John Cusack and The Situation

 

It’s been months since the election and I keep hearing the same weird phrase on TV and at public events, and at work functions I attend with my husband. It goes something like this: “in light of the current situation we’re in as a country…” or “Our current situation means that…” Then there are polite, commiserating chuckles. The phrase always involves the situation, meaning Donald Trump is our president, so a whole slew of stuff is bad. Just name it: the arts, education, the state of the US in general; it’s bad right now, apparently. But the situation is not really about inflation or the environment or terrorism or the ridiculous cost of college, because if Hillary won the election, there would be no all-encompassing situation, just a discreet little litany of things we could improve on as a nation. So, the situation is that Trump is our president. Period.

I didn’t vote for Trump either, and I don’t like him. He’s a sleazy loose cannon and I don’t trust him, but I get it. Liberals and others who talk about the situation don’t. No matter how much political commentary they read or listen to, they’re still raking their brains about how he got elected and how people still like him (because most of them don’t actually know any people who do). They don’t get why lots of people seem willing to overlook that awful hair, that smug grin that is more of a grimace, that possibly shady past of his, the occasionally vulgar comments, his mannish wife, and that whole wall-thing. But if you ever watched movies made for teenagers in the 80s, is so obvious.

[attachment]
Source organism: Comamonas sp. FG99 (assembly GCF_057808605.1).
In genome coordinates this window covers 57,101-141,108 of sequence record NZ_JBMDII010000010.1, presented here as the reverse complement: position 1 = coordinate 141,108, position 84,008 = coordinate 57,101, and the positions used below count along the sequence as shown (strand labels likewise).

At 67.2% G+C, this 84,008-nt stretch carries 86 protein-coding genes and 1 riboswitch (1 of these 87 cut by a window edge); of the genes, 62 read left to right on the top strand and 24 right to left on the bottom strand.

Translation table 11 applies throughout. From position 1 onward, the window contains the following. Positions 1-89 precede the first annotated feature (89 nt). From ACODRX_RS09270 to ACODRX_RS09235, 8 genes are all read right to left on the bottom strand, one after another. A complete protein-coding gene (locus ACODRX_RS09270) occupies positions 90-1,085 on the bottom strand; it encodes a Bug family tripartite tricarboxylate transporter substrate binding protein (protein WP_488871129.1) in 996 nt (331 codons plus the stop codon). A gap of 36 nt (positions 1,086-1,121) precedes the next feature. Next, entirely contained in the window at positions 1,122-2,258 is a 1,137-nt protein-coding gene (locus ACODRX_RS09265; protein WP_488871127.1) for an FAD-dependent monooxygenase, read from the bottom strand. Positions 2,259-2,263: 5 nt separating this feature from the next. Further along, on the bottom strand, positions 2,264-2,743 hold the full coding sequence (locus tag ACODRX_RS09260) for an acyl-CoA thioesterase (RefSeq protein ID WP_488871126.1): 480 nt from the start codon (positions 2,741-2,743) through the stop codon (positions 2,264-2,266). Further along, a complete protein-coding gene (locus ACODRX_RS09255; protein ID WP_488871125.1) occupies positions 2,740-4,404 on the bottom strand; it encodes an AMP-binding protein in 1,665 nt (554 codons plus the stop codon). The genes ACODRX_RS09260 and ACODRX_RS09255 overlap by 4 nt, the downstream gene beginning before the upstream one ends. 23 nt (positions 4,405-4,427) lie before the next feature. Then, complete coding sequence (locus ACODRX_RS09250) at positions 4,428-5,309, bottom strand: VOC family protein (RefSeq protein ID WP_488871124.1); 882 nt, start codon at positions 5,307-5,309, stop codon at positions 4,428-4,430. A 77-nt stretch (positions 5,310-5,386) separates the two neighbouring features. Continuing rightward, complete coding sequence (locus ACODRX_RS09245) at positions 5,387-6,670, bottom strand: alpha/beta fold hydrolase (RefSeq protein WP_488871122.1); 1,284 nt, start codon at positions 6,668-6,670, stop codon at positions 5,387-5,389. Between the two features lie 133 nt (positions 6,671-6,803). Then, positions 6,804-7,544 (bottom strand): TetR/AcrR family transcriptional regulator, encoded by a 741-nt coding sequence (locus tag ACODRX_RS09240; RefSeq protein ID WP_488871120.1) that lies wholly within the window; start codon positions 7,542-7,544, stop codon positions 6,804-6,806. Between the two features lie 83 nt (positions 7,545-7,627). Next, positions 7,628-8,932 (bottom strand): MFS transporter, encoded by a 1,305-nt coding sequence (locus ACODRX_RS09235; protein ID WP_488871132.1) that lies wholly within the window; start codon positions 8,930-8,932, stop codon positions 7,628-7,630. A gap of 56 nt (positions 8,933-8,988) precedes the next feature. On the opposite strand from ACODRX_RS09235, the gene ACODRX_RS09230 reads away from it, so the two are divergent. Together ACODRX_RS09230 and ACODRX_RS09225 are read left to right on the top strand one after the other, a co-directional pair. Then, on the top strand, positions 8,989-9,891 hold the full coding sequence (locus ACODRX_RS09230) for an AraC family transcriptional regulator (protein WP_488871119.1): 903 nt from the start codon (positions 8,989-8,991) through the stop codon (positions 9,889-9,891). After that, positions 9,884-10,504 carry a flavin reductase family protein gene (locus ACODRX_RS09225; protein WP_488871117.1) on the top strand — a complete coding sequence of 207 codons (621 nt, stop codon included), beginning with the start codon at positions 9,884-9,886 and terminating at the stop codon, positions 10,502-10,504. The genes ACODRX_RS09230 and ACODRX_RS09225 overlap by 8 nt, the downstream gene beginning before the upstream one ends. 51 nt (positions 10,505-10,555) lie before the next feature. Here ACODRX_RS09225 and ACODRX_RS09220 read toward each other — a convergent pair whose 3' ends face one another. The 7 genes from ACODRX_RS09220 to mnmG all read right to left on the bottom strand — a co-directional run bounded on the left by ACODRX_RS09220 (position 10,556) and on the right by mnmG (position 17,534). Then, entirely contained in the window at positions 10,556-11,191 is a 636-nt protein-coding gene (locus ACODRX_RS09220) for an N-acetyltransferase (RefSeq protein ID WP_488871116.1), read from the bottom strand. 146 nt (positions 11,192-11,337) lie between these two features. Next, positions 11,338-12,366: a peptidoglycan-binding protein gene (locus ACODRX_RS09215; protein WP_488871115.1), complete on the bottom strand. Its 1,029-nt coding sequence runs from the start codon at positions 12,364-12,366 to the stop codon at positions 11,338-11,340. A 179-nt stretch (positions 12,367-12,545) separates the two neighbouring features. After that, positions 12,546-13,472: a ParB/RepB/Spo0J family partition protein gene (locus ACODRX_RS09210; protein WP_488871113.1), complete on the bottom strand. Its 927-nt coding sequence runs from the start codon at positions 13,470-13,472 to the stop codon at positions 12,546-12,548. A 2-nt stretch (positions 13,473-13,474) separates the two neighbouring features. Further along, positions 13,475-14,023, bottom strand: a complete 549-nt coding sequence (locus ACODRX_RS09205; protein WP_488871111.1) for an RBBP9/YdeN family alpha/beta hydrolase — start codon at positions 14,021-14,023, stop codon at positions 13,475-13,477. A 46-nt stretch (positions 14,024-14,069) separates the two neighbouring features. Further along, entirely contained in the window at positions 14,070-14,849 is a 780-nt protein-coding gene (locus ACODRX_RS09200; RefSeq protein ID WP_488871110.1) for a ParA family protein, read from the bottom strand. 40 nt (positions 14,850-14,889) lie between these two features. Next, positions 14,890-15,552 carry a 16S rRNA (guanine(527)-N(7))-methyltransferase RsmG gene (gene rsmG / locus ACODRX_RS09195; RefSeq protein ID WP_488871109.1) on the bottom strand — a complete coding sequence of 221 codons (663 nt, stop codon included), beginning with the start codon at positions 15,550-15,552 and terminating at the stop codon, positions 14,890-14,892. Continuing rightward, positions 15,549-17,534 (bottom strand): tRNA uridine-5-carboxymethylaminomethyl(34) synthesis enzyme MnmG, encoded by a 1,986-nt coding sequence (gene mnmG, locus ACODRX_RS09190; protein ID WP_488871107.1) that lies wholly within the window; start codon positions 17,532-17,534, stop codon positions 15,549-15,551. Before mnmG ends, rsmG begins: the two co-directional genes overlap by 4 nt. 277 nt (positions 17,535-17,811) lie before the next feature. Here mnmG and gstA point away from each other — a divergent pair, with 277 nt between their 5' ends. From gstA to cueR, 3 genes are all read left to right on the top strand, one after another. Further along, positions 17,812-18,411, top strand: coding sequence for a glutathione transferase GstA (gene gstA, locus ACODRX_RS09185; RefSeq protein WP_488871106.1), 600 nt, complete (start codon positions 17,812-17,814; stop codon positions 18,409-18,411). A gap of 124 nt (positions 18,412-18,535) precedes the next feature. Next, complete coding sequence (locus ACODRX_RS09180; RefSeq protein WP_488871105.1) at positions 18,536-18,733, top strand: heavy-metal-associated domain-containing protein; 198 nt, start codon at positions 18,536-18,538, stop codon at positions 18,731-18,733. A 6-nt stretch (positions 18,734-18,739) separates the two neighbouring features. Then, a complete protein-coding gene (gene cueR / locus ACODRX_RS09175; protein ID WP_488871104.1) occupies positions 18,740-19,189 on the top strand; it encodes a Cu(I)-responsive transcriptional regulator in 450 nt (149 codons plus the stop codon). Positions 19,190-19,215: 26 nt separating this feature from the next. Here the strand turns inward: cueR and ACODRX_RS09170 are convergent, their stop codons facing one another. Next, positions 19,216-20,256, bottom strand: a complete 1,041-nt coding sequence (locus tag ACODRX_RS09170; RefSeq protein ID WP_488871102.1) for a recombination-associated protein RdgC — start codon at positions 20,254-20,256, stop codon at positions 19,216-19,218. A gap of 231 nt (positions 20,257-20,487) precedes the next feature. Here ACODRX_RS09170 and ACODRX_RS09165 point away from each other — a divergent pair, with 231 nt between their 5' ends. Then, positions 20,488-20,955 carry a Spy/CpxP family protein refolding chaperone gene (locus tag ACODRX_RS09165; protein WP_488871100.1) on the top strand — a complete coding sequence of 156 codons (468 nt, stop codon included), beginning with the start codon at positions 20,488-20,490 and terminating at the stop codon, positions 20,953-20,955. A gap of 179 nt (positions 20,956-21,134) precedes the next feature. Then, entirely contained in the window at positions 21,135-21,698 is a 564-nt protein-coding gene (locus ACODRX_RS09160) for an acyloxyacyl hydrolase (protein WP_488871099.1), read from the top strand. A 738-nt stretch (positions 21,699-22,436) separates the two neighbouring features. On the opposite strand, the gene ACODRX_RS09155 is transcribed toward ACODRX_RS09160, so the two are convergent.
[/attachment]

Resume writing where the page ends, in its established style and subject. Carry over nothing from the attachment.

If John Hughes taught us anything, it’s that popular people are annoying, and the underdog really can win. No matter what name you call them by, high school always has and always will have the jocks and the preps, the geeks and the goths and greasers and maybe a few groups in-between. In my high school we had “grits,” (they wore jean jackets and graphic T’s, had big hair) and “grunges” (dark makeup, hair in the eyes, baggy clothes and Doc Martins) and “perks” (which stood for “perky.” Perks were often in student council, played a sport and did theater, as opposed to just plain “theater geeks”). The perks were usually popular, but there were levels of popularity, and the really popular ones were a little subset of the perks and were simply called “the popular kids.” They knew who they were and we all knew who they were and just like in any John Hughes movie, they had the trappings and accessories of popularity (the clothes, the cars) and wore their identity comfortably enough that it didn’t occur to them that it would ever be questioned or disrupted or overthrown.

And then it was.

I won’t go into details about my own high school, but let’s just say every now and then, along comes someone who doesn’t fit into any group. It’s usually a guy. He’s not popular, in fact he’s done time on the outer fringes of whatever group is the misfits, but he’s so okay with himself that by junior or senior year, he’s got friends in every group. He’s usually funny, in a jaded, dead-pan sort of way, and he’s observant. He knows all those groups, and knows he’s not really a part of any of them, so he’s a part of all of them. He’s a dark horse; he’s John Cusack, in a stupid trench coat and ratty Converse, and he doesn’t even have a car, but somehow it works because all of a sudden, he steps out somehow. He overthrows the administration, wins the pretty girl or even the student council election, becomes Prom King but shows up in jeans. The tables aren’t just turned, they’re upside-down and all over the place and nothing makes any sense anymore.